Before it became popular among divers for training and certification, the Blue Hole was utilized by Anasazi Indians, Spanish conquistadors and, pos sibly, even Billy the Kid. The deep turquoise pool even did a stint in the 1960s as a government-run fish hatchery. But in the mid-’70s, dive groups from Colorado began using it as a training site during the winter, when their alpine lakes become prohibitively cold.
“The scuba shops brought down their own air compressors,” Stella Salazar, a lifelong Santa Rosa resident and the dive shop owner for more than 20 years, says. “But soon people started requesting a local person to fill tanks.” Because she lives next to the Blue Hole, Salazar gradually took on the role.
The “dive shop” is a windowless wooden shack, nondescript except for a tiny scuba sticker—the red flag with a white diagonal stripe—on the door. Stella cheerily checks certification cards and rents out a small selection of gear and fills tanks. Her son is a free diver who can hit the hole’s 80-foot bottom and come back to the surface on a single breath of air.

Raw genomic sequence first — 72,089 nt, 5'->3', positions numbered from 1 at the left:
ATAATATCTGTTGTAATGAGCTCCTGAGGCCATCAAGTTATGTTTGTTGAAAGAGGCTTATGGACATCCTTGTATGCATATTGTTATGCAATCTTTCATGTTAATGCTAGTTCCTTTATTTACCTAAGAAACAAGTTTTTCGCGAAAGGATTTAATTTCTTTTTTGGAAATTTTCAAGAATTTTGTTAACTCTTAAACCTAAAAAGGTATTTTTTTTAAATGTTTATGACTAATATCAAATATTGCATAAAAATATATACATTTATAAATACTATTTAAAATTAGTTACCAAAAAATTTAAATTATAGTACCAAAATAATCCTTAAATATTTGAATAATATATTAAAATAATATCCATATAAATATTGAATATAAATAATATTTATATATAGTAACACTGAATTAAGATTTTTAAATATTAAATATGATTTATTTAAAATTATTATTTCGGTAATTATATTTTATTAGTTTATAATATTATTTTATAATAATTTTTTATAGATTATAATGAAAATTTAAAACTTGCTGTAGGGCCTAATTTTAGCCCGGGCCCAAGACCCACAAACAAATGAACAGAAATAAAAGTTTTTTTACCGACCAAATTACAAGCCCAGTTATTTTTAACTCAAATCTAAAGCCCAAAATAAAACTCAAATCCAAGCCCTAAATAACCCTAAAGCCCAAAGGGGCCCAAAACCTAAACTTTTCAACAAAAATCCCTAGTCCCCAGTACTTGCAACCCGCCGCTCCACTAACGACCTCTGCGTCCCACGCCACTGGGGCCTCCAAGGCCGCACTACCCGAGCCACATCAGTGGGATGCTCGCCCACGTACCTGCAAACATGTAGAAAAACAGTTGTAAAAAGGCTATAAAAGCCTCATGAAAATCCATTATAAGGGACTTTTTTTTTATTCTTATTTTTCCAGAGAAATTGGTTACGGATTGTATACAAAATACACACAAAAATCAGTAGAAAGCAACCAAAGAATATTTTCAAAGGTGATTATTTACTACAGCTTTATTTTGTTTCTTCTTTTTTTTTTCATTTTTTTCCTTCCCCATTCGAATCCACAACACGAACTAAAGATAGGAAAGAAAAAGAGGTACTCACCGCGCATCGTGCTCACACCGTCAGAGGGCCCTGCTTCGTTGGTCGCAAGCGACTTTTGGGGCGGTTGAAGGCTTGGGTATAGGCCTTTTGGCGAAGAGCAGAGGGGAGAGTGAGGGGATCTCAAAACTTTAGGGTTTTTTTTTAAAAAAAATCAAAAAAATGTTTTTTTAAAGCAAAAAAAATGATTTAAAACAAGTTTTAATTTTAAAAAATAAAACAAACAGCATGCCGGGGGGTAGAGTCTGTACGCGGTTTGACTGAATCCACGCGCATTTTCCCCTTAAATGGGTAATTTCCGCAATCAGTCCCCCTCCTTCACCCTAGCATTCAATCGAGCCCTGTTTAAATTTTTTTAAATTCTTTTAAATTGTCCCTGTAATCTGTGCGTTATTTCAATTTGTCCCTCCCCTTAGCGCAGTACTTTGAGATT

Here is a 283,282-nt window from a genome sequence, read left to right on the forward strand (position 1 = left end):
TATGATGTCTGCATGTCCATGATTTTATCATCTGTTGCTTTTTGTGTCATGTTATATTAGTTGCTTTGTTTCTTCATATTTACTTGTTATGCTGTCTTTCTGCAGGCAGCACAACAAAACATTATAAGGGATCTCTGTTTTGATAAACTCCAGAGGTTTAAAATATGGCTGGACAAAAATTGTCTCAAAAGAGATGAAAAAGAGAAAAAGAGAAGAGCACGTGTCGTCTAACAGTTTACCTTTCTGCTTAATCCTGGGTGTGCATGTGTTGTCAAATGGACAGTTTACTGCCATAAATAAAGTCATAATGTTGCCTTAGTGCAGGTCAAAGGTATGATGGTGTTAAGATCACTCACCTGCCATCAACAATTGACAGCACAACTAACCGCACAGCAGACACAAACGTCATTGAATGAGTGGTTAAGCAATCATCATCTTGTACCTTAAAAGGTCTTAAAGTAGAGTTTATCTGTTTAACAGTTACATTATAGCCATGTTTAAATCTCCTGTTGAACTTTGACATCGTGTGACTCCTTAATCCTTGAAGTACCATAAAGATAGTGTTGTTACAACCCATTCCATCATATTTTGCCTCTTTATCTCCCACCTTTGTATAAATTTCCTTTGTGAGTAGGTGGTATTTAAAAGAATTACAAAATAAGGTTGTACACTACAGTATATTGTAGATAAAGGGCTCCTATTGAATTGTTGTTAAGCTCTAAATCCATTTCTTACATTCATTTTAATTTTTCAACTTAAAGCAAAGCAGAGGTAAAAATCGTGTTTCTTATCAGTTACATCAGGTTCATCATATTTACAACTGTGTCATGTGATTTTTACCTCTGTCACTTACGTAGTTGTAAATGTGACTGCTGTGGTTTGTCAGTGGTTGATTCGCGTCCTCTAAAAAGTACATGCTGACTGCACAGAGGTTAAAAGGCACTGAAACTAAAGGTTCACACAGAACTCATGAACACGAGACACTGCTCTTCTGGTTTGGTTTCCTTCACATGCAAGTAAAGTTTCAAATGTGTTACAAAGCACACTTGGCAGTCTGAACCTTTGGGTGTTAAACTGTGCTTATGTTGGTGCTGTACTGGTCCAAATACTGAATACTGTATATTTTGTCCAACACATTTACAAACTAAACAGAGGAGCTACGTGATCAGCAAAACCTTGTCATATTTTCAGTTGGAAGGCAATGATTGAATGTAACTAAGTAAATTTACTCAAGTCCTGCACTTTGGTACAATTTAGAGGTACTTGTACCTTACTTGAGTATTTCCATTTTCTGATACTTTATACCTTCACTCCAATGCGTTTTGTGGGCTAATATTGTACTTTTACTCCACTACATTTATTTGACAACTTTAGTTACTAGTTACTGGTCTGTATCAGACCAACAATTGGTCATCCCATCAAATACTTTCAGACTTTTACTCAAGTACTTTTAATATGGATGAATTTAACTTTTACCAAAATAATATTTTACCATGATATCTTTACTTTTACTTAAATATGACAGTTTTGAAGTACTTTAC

If, like me, you’re used to diving in warm seas, spotting reef sharks and examining the folds of brightly colored coral, you’ll need to set your expectations extremely low. Diving in the desert is an ironic experience that provides material for bar stories back in Santa Fe. It does not make for a great comparison to Fiji’s Astrolabe Reef.
After paying the $8 permit fee and renting a tank for five bucks, I reluctantly set up my gear for a single-person dive. Because it’s never a smart idea to dive alone, I was relieved when Daniel showed up in a rental RV and asked if he could accompany me.